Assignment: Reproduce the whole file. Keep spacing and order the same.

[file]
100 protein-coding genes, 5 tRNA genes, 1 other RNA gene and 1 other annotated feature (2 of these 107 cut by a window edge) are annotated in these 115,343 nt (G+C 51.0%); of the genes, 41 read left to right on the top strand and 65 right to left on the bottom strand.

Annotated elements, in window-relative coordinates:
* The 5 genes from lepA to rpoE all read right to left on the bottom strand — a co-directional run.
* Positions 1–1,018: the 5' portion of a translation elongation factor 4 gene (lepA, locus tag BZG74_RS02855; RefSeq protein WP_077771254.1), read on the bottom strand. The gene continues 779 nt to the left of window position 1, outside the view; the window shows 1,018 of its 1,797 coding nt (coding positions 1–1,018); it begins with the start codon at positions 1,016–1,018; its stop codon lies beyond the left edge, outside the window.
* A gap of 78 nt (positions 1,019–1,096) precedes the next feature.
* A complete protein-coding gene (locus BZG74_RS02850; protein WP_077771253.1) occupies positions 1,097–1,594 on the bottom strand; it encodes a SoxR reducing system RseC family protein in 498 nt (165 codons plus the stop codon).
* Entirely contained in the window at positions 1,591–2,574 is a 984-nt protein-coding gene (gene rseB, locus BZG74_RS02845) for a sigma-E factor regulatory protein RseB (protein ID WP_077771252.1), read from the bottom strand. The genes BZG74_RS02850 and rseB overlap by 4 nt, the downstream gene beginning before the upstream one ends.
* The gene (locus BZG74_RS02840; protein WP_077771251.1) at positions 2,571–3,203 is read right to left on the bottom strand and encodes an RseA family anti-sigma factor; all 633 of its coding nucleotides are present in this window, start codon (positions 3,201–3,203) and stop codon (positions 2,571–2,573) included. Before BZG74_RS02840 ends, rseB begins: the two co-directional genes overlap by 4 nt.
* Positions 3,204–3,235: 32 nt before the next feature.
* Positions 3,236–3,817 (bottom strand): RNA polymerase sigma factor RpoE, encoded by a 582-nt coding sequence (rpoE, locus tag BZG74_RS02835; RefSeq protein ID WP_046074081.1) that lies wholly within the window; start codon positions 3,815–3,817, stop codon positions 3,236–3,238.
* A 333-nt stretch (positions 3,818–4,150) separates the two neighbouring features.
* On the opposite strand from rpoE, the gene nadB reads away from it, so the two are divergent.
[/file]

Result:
100 protein-coding genes, 5 tRNA genes, 1 other RNA gene and 1 other annotated feature (2 of these 107 cut by a window edge) are annotated in these 115,343 nt (G+C 51.0%); of the genes, 41 read left to right on the top strand and 65 right to left on the bottom strand.

Annotated elements, in window-relative coordinates:
* The 5 genes from lepA to rpoE all read right to left on the bottom strand — a co-directional run.
* Positions 1–1,018: the 5' portion of a translation elongation factor 4 gene (lepA, locus tag BZG74_RS02855; RefSeq protein WP_077771254.1), read on the bottom strand. The gene continues 779 nt to the left of window position 1, outside the view; the window shows 1,018 of its 1,797 coding nt (coding positions 1–1,018); it begins with the start codon at positions 1,016–1,018; its stop codon lies beyond the left edge, outside the window.
* A gap of 78 nt (positions 1,019–1,096) precedes the next feature.
* A complete protein-coding gene (locus BZG74_RS02850; protein WP_077771253.1) occupies positions 1,097–1,594 on the bottom strand; it encodes a SoxR reducing system RseC family protein in 498 nt (165 codons plus the stop codon).
* Entirely contained in the window at positions 1,591–2,574 is a 984-nt protein-coding gene (gene rseB, locus BZG74_RS02845) for a sigma-E factor regulatory protein RseB (protein ID WP_077771252.1), read from the bottom strand. The genes BZG74_RS02850 and rseB overlap by 4 nt, the downstream gene beginning before the upstream one ends.
* The gene (locus BZG74_RS02840; protein WP_077771251.1) at positions 2,571–3,203 is read right to left on the bottom strand and encodes an RseA family anti-sigma factor; all 633 of its coding nucleotides are present in this window, start codon (positions 3,201–3,203) and stop codon (positions 2,571–2,573) included. Before BZG74_RS02840 ends, rseB begins: the two co-directional genes overlap by 4 nt.
* Positions 3,204–3,235: 32 nt before the next feature.
* Positions 3,236–3,817 (bottom strand): RNA polymerase sigma factor RpoE, encoded by a 582-nt coding sequence (rpoE, locus tag BZG74_RS02835; RefSeq protein ID WP_046074081.1) that lies wholly within the window; start codon positions 3,815–3,817, stop codon positions 3,236–3,238.
* A 333-nt stretch (positions 3,818–4,150) separates the two neighbouring features.
* On the opposite strand from rpoE, the gene nadB reads away from it, so the two are divergent.